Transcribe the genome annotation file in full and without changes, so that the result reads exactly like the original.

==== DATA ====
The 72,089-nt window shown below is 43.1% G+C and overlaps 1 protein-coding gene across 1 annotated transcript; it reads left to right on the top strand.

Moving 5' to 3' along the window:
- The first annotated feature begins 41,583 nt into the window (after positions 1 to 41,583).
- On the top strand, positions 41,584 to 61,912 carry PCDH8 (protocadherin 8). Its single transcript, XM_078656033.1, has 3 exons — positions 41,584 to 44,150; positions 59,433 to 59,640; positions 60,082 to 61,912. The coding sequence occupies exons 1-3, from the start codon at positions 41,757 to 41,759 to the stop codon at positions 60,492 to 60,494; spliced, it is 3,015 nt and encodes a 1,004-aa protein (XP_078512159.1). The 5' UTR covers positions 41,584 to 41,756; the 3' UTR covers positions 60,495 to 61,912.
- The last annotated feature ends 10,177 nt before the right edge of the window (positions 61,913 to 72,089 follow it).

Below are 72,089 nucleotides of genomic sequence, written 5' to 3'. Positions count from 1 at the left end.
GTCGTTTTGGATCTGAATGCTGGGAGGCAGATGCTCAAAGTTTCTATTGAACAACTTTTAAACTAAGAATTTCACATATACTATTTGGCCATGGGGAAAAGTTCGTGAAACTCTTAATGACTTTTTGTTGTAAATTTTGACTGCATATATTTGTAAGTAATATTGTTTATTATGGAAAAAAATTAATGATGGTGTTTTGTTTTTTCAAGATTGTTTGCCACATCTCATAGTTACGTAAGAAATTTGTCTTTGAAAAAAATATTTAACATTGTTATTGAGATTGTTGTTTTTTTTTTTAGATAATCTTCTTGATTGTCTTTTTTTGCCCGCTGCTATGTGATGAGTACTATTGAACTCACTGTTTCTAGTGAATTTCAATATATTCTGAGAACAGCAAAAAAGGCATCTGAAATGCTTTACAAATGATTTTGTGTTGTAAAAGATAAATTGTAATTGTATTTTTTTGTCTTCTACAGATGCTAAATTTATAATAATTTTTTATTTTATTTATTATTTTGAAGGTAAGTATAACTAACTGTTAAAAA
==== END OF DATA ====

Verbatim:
The 72,089-nt window shown below is 43.1% G+C and overlaps 1 protein-coding gene across 1 annotated transcript; it reads left to right on the top strand.

Moving 5' to 3' along the window:
- The first annotated feature begins 41,583 nt into the window (after positions 1 to 41,583).
- On the top strand, positions 41,584 to 61,912 carry PCDH8 (protocadherin 8). Its single transcript, XM_078656033.1, has 3 exons — positions 41,584 to 44,150; positions 59,433 to 59,640; positions 60,082 to 61,912. The coding sequence occupies exons 1-3, from the start codon at positions 41,757 to 41,759 to the stop codon at positions 60,492 to 60,494; spliced, it is 3,015 nt and encodes a 1,004-aa protein (XP_078512159.1). The 5' UTR covers positions 41,584 to 41,756; the 3' UTR covers positions 60,495 to 61,912.
- The last annotated feature ends 10,177 nt before the right edge of the window (positions 61,913 to 72,089 follow it).

Below are 72,089 nucleotides of genomic sequence, written 5' to 3'. Positions count from 1 at the left end.
GTCGTTTTGGATCTGAATGCTGGGAGGCAGATGCTCAAAGTTTCTATTGAACAACTTTTAAACTAAGAATTTCACATATACTATTTGGCCATGGGGAAAAGTTCGTGAAACTCTTAATGACTTTTTGTTGTAAATTTTGACTGCATATATTTGTAAGTAATATTGTTTATTATGGAAAAAAATTAATGATGGTGTTTTGTTTTTTCAAGATTGTTTGCCACATCTCATAGTTACGTAAGAAATTTGTCTTTGAAAAAAATATTTAACATTGTTATTGAGATTGTTGTTTTTTTTTTTAGATAATCTTCTTGATTGTCTTTTTTTGCCCGCTGCTATGTGATGAGTACTATTGAACTCACTGTTTCTAGTGAATTTCAATATATTCTGAGAACAGCAAAAAAGGCATCTGAAATGCTTTACAAATGATTTTGTGTTGTAAAAGATAAATTGTAATTGTATTTTTTTGTCTTCTACAGATGCTAAATTTATAATAATTTTTTATTTTATTTATTATTTTGAAGGTAAGTATAACTAACTGTTAAAAA